War II the herring industry declined, until the failure of the seasonal
herring shoals marked its end.
then headed for Northern waters within the Arctic Circle. Three weeks
at sea and three days leave was a common shift pattern.
and survival were the joint aims of these trawlermen, but health and safety
procedures were sadly deficient.
of icing and capsize were ever present. Infections were common being caused
by knife cuts, frayed hawsers and even fish bones.
was a common complaint, and in the absence of qualified medical help,
the loss of fingers was commonplace and loss of life was all too common.
a huge investment in large ocean going trawlers fitted out with sonar
fish finding technology.
'Cod war' took place in 1958, when Iceland, extended its coastal fishing
limit, from 4 miles, to 12 miles.
Cod War started in 1972 when Iceland extended its coastal non-fishing
limit to 50 miles.
with an agreement between the two countries that limited British fishing
to restricted areas, within the 50-mile limit.
was valid for two years and expired on November 13 1975, when the third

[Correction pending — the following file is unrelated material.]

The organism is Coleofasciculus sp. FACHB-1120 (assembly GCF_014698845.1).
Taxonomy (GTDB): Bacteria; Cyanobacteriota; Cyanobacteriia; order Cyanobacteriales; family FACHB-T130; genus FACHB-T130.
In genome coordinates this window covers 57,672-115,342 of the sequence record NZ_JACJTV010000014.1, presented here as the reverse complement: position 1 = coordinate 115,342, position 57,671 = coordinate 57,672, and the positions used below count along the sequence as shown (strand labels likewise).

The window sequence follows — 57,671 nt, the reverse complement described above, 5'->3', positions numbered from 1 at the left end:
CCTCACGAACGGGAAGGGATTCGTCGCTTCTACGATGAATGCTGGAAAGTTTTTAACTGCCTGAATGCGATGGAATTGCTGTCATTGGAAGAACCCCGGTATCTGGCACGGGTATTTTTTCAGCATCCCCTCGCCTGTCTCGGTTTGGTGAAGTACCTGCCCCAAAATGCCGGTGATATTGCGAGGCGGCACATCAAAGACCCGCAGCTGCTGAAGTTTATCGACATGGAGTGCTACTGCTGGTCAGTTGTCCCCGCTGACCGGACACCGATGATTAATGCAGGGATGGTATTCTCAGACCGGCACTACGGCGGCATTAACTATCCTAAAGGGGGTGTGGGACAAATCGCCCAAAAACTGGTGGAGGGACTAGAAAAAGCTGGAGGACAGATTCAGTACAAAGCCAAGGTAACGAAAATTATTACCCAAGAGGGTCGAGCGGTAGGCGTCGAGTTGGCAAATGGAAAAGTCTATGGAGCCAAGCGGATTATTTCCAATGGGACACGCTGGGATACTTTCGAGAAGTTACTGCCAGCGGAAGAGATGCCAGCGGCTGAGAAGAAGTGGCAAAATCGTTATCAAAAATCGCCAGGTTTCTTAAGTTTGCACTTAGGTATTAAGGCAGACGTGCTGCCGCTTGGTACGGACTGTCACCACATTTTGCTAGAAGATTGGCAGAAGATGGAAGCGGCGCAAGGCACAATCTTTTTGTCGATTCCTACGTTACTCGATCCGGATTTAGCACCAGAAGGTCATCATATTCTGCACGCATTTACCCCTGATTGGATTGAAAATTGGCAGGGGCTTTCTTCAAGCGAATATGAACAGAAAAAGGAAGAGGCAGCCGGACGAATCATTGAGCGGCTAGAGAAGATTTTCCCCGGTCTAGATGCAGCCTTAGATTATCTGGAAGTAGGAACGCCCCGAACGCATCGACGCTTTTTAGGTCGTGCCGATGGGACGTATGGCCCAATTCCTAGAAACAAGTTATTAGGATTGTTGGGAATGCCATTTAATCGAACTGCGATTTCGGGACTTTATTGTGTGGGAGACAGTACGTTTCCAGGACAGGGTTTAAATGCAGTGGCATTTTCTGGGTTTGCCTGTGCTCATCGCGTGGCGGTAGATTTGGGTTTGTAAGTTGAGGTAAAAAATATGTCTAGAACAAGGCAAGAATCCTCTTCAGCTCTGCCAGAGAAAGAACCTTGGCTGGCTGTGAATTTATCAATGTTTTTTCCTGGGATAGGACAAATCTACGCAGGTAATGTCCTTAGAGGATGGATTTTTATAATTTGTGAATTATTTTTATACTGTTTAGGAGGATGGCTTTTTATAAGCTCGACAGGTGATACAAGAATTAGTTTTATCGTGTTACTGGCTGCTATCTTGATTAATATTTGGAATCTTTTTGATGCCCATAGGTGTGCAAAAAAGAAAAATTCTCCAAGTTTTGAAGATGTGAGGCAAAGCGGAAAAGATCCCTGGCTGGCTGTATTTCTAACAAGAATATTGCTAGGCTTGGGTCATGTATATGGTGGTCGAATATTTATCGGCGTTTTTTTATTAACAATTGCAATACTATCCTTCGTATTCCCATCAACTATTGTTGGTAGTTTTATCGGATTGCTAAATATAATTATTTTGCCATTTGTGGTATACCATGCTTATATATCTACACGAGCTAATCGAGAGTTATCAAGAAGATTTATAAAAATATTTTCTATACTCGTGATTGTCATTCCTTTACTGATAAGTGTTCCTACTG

"Cod War" started.
1975, and June 1976, the cod brought two NATO allies to the brink of war.
and Iceland confronted each other as Iceland proclaimed its authority
to 200 miles from its coastline.
had their nets cut by Icelandic Coast Guard vessels and there were numerous
rammings between Icelandic ships and British trawlers and frigates.
that it was merely enforcing what would soon be international law.
The USA offered
to mediate, but it was NATO intercession that helped to end the conflict.
Great Britain came to agreement on June 2 1976. A maximum of 24 British
trawlers were allowed inside the 200-mile limit.
cod catch was limited to 50,000 tons.
led to unemployment for 1,500 fishermen together with 7,500 onshore workers.
Fisheries Policy marks the End
By the 1930s,
British fishermen bought home 300,000 tonnes of cod annually. EU officials
say today there are only 70,000 tonnes of adult cod left in the North
insist they have secured a good deal, balancing the needs of fishermen
with the demands of conservation.
quotas have to be cut by up to 40% to preserve depleting stocks.
is the fear that the European fishing industry could be wiped out.
blame the Common Fisheries Policy (CFP) agreed in Brussels in 1983 for
the root of their troubles.
up a system of quotas for each member state to conserve depleting fish
It also established
a coastal band around the shores of each country reserved for local fishermen.